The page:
In an exclusive interview with CNBC, Michael Moskow, president of the Chicago Federal Reserve Bank, said he believes inflation expectations are “well contained” and he sees stronger economic growth ahead.
“That doesn’t mean we’re not concerned about inflation,” Moskow said during an extended interview on “Squawk Box.” “It doesn’t mean that we don’t think inflation is the predominant risk going forward. But I think on the whole, inflation expectations are well contained.”
He warned that labor costs are increasing while productivity is slowing. Still, he’s optimistic about growth.
“The last quarter, GDP growth was very low – six-tenths of a percent,” Moskow said. “That’s history now. This quarter should be much stronger and, as we move through this year into next year, I see us moving toward potential growth, or long-term trend growth, in the economy. So, I would see improvement clearly from that first quarter.”
He said the Fed’s goal remained unchanged.
“Our objective is to have maximum sustainable growth and price stability,” Moskow said. “We look at the entire economy. We look at the financial markets as part of that. We look at all this data and then decide what’s best for the American people.”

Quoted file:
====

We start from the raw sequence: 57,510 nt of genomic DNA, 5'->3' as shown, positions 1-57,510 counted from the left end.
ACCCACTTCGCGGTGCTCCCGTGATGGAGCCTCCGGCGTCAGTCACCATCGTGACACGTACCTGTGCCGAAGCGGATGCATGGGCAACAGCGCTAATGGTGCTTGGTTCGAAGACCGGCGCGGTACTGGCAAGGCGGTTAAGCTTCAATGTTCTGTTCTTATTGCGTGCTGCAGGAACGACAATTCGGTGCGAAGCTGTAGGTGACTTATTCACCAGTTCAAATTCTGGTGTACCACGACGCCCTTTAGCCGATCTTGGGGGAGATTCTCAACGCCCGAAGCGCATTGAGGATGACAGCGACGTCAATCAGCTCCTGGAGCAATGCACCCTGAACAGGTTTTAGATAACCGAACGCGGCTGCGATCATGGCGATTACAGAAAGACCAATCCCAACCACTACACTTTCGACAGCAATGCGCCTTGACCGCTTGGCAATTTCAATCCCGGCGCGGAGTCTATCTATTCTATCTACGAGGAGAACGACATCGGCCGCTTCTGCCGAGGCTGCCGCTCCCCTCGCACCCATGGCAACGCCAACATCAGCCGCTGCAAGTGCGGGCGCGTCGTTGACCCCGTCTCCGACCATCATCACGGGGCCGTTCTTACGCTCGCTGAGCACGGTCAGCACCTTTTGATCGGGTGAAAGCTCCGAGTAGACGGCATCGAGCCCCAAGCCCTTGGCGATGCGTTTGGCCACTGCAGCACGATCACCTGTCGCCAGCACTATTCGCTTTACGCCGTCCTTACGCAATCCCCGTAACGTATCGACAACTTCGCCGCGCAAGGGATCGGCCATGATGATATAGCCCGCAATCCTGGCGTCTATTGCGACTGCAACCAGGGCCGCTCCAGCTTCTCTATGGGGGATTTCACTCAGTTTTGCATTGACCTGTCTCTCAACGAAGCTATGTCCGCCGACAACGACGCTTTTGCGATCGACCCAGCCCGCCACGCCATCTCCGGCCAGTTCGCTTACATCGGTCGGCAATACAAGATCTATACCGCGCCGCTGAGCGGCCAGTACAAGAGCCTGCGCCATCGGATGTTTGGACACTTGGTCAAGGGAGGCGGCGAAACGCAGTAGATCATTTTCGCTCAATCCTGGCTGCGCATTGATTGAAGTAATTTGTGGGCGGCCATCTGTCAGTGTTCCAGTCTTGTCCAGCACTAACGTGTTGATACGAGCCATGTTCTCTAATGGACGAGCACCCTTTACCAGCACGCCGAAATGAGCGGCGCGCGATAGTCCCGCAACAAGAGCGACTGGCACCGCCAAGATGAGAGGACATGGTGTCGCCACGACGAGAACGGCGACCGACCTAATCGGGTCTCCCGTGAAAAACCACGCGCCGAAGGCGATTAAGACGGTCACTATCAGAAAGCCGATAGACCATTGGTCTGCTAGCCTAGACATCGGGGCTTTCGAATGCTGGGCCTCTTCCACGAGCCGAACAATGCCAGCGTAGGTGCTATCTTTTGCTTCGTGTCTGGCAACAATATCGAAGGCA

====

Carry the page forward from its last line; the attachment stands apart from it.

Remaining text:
Moskow is a voting member of the Federal Open Market Committee. He said it’s “appropriate to hold the federal funds rate at 5.25%.
“We have two objectives in monetary policy: Maximum sustainable growth and price stability,” Moskow said. “We’ve got to look at both those objectives in determining what our policy is going to be. The decision we make as to what’s the appropriate level for the Fed funds target, is going to depend on our looking at those two objectives.”
Moskow is scheduled to retire at the end of August.
“Inflation was much higher when I started,” he said. “I’m glad it’s lower today. I’d like to see it lower and I hope it’s moving in that direction. I think it is, but we still have a ways to go before we get to the level of inflation that I’m comfortable with on a longer-term basis.”